Editor's Rating

Concretism's Dick and Stewart: Original Soundtrack: a collection of short pieces that perfectly capture the eerie 70s' world of Scarfolk

8.5

SCARFOLK is a fictional Northern English town created by Richard Littler, a place forever trapped in a 70s’ dystopia.

Starting life as a fake blog by the town council, it soon developed into books, posters and various other parodies. Inspiration came from public information Films and kids’ TV of the era, both of which had good intentions but only served to traumatize an entire generation with their sheer creepiness.

Take The Boy From Space, a series of episodes shown in schools in 1971, as part of Look and Read, the BBC’s educational show. Some bright spark thought an anemic albino alien extra-terrestrial boy who spoke backwards would be a suitable vehicle for improving literary skills in seven-year-olds.

Just to crank up the terror a notch, they got the creator of Catweazle to write it and gave it a twisted, Radiophonic Workshop, analogue synth soundtrack. Times changed, and the ‘cheeky bloke in a colourful sweater, in a broom closet with a puppet’ format took over, but the damage had been done.

Richard Littler is evidently amongst the casualties, and his latest creation, Dick and Stewart, concerns two boys, one of whom is just an eyeball (the rest of him having been destroyed in an accident), and their animated adventures.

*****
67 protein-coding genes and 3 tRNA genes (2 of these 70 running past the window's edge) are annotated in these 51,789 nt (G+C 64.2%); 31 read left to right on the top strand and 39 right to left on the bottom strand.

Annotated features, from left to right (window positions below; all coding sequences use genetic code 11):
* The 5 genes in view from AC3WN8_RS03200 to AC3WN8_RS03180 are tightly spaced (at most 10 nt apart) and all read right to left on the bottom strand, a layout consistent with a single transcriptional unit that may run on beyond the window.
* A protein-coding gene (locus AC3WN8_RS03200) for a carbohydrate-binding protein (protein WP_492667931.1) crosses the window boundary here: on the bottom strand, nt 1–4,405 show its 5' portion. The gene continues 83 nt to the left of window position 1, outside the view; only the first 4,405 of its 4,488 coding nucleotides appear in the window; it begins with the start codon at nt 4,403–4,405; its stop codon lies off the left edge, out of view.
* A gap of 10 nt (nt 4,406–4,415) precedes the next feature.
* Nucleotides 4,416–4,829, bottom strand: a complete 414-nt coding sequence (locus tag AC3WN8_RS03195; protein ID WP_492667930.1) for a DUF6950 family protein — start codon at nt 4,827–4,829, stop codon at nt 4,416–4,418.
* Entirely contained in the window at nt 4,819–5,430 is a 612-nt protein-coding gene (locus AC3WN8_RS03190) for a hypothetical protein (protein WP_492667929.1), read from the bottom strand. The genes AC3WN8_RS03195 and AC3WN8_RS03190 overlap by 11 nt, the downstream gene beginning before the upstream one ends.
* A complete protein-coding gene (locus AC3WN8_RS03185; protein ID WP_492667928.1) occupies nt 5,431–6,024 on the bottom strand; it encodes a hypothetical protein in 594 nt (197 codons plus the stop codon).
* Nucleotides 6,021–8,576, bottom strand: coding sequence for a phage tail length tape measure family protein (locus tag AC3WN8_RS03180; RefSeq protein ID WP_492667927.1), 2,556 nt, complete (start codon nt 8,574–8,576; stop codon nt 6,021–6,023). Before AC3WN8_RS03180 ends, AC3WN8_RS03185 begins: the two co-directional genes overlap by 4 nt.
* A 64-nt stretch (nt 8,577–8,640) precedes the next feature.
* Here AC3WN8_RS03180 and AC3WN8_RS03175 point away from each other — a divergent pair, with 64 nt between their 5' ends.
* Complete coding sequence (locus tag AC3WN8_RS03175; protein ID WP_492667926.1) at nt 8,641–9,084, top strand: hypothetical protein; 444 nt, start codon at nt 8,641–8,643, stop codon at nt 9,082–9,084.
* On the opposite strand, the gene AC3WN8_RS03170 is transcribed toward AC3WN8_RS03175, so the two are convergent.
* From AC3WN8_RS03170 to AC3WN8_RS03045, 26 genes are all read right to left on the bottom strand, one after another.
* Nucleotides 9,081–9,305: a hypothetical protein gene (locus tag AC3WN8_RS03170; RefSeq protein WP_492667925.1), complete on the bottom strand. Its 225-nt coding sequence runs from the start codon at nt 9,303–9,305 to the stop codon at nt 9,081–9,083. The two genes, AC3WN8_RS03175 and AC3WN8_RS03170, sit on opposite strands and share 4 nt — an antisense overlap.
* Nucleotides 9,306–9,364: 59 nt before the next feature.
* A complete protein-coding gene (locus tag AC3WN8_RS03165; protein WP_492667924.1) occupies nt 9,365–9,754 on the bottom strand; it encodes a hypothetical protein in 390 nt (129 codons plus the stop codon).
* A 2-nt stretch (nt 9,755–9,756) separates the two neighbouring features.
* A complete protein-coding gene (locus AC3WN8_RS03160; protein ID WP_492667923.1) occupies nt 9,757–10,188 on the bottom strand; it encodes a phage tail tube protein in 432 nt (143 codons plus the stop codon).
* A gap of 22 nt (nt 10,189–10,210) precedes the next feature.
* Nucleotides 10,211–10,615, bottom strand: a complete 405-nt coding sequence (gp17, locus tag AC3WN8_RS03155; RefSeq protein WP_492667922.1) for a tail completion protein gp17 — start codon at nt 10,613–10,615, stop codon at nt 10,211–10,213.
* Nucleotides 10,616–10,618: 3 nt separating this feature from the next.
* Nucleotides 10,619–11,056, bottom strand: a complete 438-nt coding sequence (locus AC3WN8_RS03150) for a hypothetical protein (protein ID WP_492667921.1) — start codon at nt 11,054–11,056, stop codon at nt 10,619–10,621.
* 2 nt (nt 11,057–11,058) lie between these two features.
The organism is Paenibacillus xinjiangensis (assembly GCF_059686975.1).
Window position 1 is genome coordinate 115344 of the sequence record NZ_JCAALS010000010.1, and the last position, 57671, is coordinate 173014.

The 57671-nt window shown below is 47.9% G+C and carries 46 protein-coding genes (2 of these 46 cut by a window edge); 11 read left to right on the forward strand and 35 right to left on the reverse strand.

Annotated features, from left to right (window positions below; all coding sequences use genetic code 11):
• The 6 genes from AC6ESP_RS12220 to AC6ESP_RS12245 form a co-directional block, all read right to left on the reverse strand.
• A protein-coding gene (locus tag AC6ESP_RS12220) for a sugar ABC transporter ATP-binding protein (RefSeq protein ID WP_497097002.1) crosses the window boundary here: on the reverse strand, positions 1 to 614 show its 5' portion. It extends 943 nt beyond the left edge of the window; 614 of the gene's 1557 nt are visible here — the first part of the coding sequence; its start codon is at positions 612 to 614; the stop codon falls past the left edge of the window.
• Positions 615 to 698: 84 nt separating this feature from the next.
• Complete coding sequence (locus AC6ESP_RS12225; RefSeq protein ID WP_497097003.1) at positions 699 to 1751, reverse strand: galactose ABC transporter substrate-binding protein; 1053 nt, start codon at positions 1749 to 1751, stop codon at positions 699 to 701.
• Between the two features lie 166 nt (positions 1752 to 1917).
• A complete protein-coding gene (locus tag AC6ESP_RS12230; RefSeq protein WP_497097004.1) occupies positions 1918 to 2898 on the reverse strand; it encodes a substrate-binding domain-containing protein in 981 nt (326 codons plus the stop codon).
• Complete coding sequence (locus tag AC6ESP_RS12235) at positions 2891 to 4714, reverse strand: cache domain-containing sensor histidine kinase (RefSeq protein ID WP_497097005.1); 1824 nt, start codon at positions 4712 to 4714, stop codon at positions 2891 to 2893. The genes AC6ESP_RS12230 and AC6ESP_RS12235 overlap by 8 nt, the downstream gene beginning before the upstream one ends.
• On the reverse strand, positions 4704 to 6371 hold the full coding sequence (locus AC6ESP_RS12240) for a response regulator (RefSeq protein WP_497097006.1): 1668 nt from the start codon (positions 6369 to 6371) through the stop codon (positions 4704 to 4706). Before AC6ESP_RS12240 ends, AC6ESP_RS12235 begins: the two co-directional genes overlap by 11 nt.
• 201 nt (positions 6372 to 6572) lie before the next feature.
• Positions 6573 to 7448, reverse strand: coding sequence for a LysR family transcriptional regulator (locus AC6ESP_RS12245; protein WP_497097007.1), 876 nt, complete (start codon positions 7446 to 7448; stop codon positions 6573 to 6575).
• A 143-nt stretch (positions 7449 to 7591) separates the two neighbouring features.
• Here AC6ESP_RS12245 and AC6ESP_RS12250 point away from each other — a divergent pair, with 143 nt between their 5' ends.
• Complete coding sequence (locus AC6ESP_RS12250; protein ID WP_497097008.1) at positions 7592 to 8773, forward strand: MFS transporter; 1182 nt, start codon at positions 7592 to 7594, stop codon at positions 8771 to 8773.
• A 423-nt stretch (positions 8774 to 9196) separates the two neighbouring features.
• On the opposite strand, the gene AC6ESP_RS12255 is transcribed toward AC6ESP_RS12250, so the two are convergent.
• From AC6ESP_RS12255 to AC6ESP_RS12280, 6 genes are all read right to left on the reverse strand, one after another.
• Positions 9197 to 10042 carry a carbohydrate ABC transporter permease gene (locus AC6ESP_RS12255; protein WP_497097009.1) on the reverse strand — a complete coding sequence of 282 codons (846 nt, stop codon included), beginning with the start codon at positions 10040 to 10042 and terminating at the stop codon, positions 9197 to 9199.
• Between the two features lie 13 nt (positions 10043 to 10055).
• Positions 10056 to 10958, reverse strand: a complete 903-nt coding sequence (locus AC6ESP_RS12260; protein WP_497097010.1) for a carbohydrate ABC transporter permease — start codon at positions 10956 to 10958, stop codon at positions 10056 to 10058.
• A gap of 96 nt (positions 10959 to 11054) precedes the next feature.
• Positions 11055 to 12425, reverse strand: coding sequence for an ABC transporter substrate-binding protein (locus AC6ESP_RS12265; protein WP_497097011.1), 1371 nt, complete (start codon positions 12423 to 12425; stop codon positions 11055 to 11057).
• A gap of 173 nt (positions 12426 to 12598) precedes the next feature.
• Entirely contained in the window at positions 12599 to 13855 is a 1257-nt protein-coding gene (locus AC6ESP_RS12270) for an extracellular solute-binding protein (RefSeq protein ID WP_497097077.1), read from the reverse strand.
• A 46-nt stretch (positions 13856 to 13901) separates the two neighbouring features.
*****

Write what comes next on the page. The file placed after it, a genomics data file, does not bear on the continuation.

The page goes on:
Mighty Boosh’s Julian Barrett provides the narration, and the music is by Chris Sharp who records under the name Concretism. His 2018 album, For Concrete And Country, was hailed as an electronic masterpiece, and a follow-up is planned soon; but in the meantime we have this.

This soundtrack is a collection of short pieces that perfectly capture that eerie, unsettling 70s’ world, where Auntie Beeb was really Big Brother, talking to strangers was a death sentence and railway lines equated mutilation and carnage.

It’s hard to say which tracks are the creepiest; the downright sinister analogue synth pieces (‘”Something Nasty”, “Too Many Teeth”) or the faux-jovial excerpts meant to invoke childhood innocence and frivolity, like “Watching is Normal And Healthy”,which calls to mind The Stranglers’ “Waltz in Black”.

Play School xylophones and flutes juxtapose with John Carpenter riffs, as evil nursery lullabies clash with sleek pneumatic synth pop hisses. 

The album is beautifully packaged and comes as a single-sided white vinyl LP with a UV print on the reverse side.

Dick and Stewart: Original Soundtrack is released on October 6th on Castles in Space Records. Place your order here.